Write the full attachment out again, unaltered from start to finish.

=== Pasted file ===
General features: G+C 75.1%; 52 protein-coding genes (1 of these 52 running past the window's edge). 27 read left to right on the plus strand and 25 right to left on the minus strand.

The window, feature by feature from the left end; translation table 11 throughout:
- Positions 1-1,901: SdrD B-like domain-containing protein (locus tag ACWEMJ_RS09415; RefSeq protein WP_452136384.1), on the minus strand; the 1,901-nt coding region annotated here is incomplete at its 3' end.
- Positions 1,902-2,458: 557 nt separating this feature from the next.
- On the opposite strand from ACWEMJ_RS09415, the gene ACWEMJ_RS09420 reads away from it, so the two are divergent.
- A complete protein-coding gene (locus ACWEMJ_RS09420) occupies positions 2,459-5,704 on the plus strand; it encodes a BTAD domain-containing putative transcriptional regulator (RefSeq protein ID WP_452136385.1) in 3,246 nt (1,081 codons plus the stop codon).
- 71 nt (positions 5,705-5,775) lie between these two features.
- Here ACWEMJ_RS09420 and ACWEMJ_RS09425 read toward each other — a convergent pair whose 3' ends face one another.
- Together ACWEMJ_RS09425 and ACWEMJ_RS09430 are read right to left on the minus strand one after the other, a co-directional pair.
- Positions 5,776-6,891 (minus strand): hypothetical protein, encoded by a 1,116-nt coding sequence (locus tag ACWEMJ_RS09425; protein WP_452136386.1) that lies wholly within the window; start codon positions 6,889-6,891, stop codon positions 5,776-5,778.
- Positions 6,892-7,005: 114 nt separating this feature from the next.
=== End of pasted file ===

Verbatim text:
General features: G+C 75.1%; 52 protein-coding genes (1 of these 52 running past the window's edge). 27 read left to right on the plus strand and 25 right to left on the minus strand.

The window, feature by feature from the left end; translation table 11 throughout:
- Positions 1-1,901: SdrD B-like domain-containing protein (locus tag ACWEMJ_RS09415; RefSeq protein WP_452136384.1), on the minus strand; the 1,901-nt coding region annotated here is incomplete at its 3' end.
- Positions 1,902-2,458: 557 nt separating this feature from the next.
- On the opposite strand from ACWEMJ_RS09415, the gene ACWEMJ_RS09420 reads away from it, so the two are divergent.
- A complete protein-coding gene (locus ACWEMJ_RS09420) occupies positions 2,459-5,704 on the plus strand; it encodes a BTAD domain-containing putative transcriptional regulator (RefSeq protein ID WP_452136385.1) in 3,246 nt (1,081 codons plus the stop codon).
- 71 nt (positions 5,705-5,775) lie between these two features.
- Here ACWEMJ_RS09420 and ACWEMJ_RS09425 read toward each other — a convergent pair whose 3' ends face one another.
- Together ACWEMJ_RS09425 and ACWEMJ_RS09430 are read right to left on the minus strand one after the other, a co-directional pair.
- Positions 5,776-6,891 (minus strand): hypothetical protein, encoded by a 1,116-nt coding sequence (locus tag ACWEMJ_RS09425; protein WP_452136386.1) that lies wholly within the window; start codon positions 6,889-6,891, stop codon positions 5,776-5,778.
- Positions 6,892-7,005: 114 nt separating this feature from the next.